3.4 Random vs. task-correlated motion

The Group × Dyad × Trial Type × Epoch ANOVA analysis revealed a main effect of Trial Type (F(2,80) = 4.91, P = 0.0097), a main effect of Epoch TR (F(6,240) = 5.82, P < 0.0001), an Epoch TR × Dyad Member interaction (F(6,240) = 4.00, P = 0.0008), and a Trial Type × Epoch TR interaction (F(12,480) = 5.83, P < 0.0001). These effects were moderated by a Trial Type × Epoch TR × Dyad Member interaction (F(12,480) = 3.32, P = 0.0001), which is depicted in Figure 1. As the figure shows, this 3-way interaction reflects a relative increase, or “spike,” in head motion when subjects were making incorrect responses to no-go trials. In addition, this motion spike was broader in parents than in adolescents, extending to one TR following the target in the former, but not the latter case. Consistent with the excluded run analyses above, there was no main effect of diagnostic group.

Figure 1
Graphical depiction of head motion occurring after the presentation of a no-go stimulus (time t) and an error response. Parents and children, irregardless of ADHD status, seem to demonstrate increased head motion immediately after making an error.

3.5 Predicting motion

Simple correlations between actual scanner motion and behavioral variables (mean RT, SD RT, d’, errors of commission and omission) were performed separately for youths and parents. Correlations were also conducted between motion and both pre- and post- SUDS ratings. No significant correlations were observed (all Ps > .05).

4. Discussion

Motion compliance training using a mock scanner protocol was used to minimize the motion of youths and adults who met diagnostic criteria for ADHD. Patients with ADHD and as well as normal comparison participants exhibited high levels of motion during the mock scanner training. Using a liberal criterion of run exclusion based on 2 mm of head movement during a run, approximately 42% of runs would have been excluded during mock scanner training across participants. However, during actual scanning—which occurred after the mock scanner training-data loss due to motion was kept to approximately 10%. Although use of the mock scanner training was not evaluated experimentally, and although different tasks and different measurement techniques were used across mock and actual scanning, the decrease in movement observed between the mock scanner training session and actual scanning suggests that the training protocol may have decreased motion four-fold during actual scanning.

Comparing the rates of excluded runs due to motion in the present study to the previous ADHD imaging research studies is difficult because almost all of the imaging studies of ADHD patients to date have not reported attrition due to motion. The one study that did report data loss due to motion (Durston et al., 2003) reported a high rate of such data loss (i.e., 50% of the ADHD patients), suggesting that the 10% rate of data loss in this study was minimal. The lower attrition rates in the current study may be due to the use of the mock scanner training protocol in this study. Another explanation for reduced data loss in the present study compared to Durston et al. may be the age of subjects, as Durston et al. included children as young as 6 years of age, whereas the youngest participants in the current study were 15 years of age.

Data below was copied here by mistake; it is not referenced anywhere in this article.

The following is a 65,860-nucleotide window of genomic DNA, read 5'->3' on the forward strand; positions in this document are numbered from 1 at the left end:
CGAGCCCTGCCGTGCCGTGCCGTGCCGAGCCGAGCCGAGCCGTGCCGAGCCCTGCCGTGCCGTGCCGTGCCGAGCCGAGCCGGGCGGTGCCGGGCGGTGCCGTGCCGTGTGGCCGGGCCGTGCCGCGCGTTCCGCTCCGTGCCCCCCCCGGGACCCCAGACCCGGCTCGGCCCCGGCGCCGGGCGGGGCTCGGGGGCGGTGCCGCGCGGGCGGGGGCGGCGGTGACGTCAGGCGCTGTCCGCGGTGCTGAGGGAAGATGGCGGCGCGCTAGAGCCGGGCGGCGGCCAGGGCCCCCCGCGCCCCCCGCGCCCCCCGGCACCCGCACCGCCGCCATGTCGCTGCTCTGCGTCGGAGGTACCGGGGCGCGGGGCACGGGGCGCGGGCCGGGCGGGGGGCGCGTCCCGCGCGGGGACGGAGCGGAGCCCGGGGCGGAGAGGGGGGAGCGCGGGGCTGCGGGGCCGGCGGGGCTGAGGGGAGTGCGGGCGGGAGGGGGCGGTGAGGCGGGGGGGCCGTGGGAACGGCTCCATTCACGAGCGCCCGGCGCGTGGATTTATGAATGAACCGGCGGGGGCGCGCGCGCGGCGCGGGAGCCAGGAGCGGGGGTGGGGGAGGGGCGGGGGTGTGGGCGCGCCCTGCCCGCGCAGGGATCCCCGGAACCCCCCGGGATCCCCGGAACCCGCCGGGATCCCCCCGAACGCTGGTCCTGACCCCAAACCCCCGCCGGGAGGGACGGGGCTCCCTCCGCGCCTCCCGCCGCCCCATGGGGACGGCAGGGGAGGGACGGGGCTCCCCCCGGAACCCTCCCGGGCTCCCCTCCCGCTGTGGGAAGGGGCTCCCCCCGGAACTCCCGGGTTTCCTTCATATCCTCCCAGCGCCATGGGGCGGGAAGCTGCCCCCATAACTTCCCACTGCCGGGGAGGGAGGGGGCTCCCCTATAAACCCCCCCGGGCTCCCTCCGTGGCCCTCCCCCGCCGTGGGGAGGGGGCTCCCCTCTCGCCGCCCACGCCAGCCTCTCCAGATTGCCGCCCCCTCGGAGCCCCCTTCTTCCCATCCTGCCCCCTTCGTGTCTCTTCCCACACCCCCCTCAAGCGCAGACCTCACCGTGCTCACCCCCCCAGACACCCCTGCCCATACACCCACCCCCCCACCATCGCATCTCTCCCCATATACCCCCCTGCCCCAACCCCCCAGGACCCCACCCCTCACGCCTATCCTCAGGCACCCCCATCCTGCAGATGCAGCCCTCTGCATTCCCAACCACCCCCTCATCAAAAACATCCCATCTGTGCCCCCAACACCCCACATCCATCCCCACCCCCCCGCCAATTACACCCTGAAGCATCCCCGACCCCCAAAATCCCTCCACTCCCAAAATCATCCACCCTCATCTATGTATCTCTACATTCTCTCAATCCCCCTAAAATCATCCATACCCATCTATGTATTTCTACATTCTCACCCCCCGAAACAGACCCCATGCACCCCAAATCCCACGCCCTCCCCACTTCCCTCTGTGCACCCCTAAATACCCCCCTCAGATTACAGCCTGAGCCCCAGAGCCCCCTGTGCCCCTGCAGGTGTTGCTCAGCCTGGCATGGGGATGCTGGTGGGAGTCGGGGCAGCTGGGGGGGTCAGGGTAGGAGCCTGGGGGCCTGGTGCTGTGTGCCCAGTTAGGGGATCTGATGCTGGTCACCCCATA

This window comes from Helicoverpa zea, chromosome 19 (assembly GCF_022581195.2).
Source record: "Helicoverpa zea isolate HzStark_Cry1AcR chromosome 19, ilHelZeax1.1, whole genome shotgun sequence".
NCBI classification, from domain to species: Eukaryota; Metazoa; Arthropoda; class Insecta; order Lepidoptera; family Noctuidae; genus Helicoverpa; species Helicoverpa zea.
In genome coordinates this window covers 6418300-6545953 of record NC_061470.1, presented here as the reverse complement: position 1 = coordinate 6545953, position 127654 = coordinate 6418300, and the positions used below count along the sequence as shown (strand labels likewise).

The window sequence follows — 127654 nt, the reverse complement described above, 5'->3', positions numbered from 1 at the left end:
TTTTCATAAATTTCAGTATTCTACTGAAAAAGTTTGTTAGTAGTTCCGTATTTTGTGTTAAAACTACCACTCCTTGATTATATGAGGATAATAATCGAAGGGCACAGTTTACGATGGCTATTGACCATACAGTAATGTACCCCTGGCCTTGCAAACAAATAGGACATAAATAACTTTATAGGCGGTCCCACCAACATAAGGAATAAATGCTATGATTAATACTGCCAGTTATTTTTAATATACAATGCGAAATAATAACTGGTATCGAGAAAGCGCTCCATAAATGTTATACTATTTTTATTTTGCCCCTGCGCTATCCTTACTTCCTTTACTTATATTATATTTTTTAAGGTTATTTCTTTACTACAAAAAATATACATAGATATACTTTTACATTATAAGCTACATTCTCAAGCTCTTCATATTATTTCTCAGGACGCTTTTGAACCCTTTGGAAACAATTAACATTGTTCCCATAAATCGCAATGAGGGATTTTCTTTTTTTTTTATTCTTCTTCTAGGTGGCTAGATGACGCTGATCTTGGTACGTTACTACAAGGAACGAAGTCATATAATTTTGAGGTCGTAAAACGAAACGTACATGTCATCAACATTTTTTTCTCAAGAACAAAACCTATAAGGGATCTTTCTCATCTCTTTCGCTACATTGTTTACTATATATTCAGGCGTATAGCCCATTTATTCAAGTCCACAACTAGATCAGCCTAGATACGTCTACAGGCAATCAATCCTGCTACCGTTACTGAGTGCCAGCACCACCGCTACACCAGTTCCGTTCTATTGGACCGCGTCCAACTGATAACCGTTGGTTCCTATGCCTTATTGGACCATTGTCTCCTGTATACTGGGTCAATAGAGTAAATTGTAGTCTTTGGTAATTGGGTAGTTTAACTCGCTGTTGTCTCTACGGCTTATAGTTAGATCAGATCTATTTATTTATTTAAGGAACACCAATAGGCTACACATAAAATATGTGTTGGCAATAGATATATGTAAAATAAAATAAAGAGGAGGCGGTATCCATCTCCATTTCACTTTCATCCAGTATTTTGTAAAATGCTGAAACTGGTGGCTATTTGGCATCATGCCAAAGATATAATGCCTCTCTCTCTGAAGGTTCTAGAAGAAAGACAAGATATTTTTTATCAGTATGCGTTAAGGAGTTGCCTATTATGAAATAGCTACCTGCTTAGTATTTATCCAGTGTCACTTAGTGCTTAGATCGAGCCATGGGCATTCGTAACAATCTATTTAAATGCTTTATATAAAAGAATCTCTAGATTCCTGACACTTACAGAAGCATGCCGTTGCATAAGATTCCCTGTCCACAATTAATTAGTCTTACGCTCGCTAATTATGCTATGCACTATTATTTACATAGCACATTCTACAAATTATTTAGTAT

Analyses of motion during scanning were quite interesting on several accounts. First, there were no differences in head motion between the patients with ADHD and the normal comparison participants even though clear differences were observed between these groups on a wide variety of other outcomes including behavioral performance and patterns of functional brain activation (Epstein et al., submitted for publication). Given the hyperactivity problems that define ADHD as a disorder, it is remarkable that between-group differences in motion were not observed. The lack of between-group differences in motion is also inconsistent with increased scanner-related motion among other patient populations (e.g., patients with schizophrenia and stroke patients, Bullmore et al., 1999; Seto et al., 2001). A possible explanation for the lack of differences is the high degree of inter-subject variability seen in the ADHD group on measures of mock scanner movements and motion during actual scanning. Patients with ADHD were widely variable in the amount of motion that they exhibited. Some moved comparably to normal controls while others were highly active. This high variability observed in the ADHD groups decreased power to detect between group differences. Another explanation may be that between-group differences were attenuated by the operant training. Patients with ADHD may have responded well and learned from the immediate contingent feedback during the mock scanner training.